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Drone technology elevates innovation in water risk applications



Drone technology elevates innovation in water risk applications

While there are still challenges in consolidating the widespread use of drone technology, RSS-Hydro is leading several innovative projects for the use of drones in water-based risk applications.

There are many remote sensing technologies in both industry and academia – from ground sensors to air and space platforms – and they measure a very wide range of environmental parameters that are important for sustaining ecosystem services, environmental management, traffic and weather. name some of the main areas of application.

Market opportunity for drones

Agriculture is one of the key sectors in which remote sensing, particularly on land and in the air, has made significant progress in recent decades. Recently, it has become one of the major application sectors in the drone market. Drone technology was introduced to the industry more than two decades ago.1 Today, agriculture (crop monitoring) is the second and sixth largest market for drone-based solutions, with an estimated potential value of $32.4 billion. the insurance industry (for monitoring and risk assessment) with a market value of $6.8 billion.

Another area of ​​application of drone-based solutions is disaster management, especially during natural disasters such as floods. On the other hand, drones can be useful before a flood occurs by collecting a lot of information about critical infrastructure and supporting flood risk assessment efforts. On the other hand, drones can be useful after a flood to assess the extent of the flood and damage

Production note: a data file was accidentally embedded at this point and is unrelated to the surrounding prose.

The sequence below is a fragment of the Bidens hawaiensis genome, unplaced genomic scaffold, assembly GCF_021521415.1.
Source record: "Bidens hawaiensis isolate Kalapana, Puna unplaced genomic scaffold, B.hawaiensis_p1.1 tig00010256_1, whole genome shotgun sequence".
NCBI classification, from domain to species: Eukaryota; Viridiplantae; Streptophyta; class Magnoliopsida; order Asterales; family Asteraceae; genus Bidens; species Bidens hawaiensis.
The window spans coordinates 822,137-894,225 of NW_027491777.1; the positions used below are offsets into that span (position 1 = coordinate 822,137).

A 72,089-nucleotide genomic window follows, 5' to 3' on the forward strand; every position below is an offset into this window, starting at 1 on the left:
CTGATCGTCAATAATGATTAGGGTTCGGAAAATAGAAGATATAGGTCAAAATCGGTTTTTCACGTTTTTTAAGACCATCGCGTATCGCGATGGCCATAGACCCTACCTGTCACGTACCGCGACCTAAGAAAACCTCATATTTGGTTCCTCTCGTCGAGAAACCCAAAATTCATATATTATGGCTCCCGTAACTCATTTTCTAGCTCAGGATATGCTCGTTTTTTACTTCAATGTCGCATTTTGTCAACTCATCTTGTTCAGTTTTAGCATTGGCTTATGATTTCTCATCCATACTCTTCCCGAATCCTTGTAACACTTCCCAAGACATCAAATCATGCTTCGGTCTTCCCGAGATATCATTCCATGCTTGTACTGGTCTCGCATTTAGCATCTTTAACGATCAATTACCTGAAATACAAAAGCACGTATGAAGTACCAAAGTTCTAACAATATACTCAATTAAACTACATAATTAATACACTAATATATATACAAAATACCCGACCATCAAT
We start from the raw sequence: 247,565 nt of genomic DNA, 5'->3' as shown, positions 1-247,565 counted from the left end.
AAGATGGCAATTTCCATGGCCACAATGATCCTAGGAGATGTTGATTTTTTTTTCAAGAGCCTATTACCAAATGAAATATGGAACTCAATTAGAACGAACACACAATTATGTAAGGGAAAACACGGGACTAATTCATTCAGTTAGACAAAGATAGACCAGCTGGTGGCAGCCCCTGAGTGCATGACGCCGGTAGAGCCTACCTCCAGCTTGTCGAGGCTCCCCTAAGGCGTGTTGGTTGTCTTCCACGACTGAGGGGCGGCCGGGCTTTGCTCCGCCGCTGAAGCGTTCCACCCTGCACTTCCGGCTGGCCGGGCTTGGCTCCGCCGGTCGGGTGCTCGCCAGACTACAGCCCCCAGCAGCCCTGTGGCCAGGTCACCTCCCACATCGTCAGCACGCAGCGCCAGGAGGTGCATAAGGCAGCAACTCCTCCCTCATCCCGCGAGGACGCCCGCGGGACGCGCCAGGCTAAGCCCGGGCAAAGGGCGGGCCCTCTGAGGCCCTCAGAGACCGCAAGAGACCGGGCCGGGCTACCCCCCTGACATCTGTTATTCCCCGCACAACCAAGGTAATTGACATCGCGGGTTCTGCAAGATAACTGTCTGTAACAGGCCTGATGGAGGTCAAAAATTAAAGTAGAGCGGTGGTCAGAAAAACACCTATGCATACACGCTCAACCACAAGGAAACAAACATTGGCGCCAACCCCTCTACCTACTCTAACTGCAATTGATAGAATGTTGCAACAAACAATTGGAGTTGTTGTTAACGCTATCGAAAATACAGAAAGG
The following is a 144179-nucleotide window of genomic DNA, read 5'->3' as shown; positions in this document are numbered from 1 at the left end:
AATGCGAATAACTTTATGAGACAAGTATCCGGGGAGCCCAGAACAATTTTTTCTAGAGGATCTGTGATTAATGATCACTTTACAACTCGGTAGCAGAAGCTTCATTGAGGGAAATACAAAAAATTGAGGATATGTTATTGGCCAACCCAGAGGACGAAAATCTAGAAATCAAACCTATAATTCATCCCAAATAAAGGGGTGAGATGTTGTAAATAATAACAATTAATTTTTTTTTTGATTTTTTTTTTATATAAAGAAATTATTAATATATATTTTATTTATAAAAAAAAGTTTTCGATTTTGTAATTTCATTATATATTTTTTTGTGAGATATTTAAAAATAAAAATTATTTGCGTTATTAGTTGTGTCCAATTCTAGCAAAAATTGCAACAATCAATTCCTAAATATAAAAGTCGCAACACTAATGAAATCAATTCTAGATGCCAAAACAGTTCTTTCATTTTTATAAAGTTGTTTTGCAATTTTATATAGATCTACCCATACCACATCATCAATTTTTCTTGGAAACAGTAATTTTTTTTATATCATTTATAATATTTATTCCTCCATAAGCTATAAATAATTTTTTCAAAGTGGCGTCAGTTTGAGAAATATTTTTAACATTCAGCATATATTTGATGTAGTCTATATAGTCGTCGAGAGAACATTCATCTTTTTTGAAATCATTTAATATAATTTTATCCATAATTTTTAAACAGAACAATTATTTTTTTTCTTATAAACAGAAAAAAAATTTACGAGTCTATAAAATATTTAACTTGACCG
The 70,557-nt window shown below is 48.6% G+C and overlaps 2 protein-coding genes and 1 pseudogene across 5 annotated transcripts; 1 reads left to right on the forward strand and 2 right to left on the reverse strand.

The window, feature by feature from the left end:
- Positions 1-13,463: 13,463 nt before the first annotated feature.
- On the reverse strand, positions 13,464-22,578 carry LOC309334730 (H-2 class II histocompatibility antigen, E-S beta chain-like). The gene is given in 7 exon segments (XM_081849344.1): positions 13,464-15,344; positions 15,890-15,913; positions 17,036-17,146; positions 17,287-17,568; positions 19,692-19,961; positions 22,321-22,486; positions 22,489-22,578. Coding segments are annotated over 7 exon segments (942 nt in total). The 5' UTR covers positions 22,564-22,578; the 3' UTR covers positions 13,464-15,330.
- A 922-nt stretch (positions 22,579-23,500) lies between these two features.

Industry Challenges

Obviously, drones are very useful and have great market growth potential; however, there are several challenges associated with using drone technology. These challenges are mainly addressed in Europe, where new regulations restrict the use of drones, especially for non-certified drones. The goal is to create a controlled environment and increase security while using drones in various industries thanks to a “booming market”. a series of precautions to comply with regulations. Unfortunately, in some cases this can prove to be much more complicated than expected, especially with risk assessments or a specific category.


That is why there are national drone associations in many European countries and elsewhere that want to support companies with these measures. The latest addition to this international network of federations is the Luxembourg Drone Federation (LDF), of which RSS-Hydro is a founding member. The main purpose of LDF is to help members develop a simplified aviation licensing procedure for aircraft operators. Therefore, LDF also acts as an intermediary between the airlines and the Luxembourg Ministry of Civil Aviation (DAC) by approving flights to facilitate exchange and compliance. LDF also cooperates with the administrations of the neighboring countries.

Research and Development Opportunities

Drone technology elevates innovation in water risk applications Drone technology elevates innovation in water risk applications

Thanks to the high flexibility and easy acquisition of drone technology, they have become an asset in many innovative research and development projects. RSS-Hydro leads several innovative research and development projects that combine computer modeling with the latest remote sensing techniques, including satellite and drone imagery.

In one of his projects, RSS-Hydro studies drone technology to map the conditions of plants and crops affected by drought. Since the effects of drought in agriculture depend on a number of local factors, such as soil, yield and growth stages of crops, information with a very high spatial resolution is needed to assess local effects. The aim of the project is to develop and set up a drone-based drought monitoring service that can be activated when drought is expected in a particular area.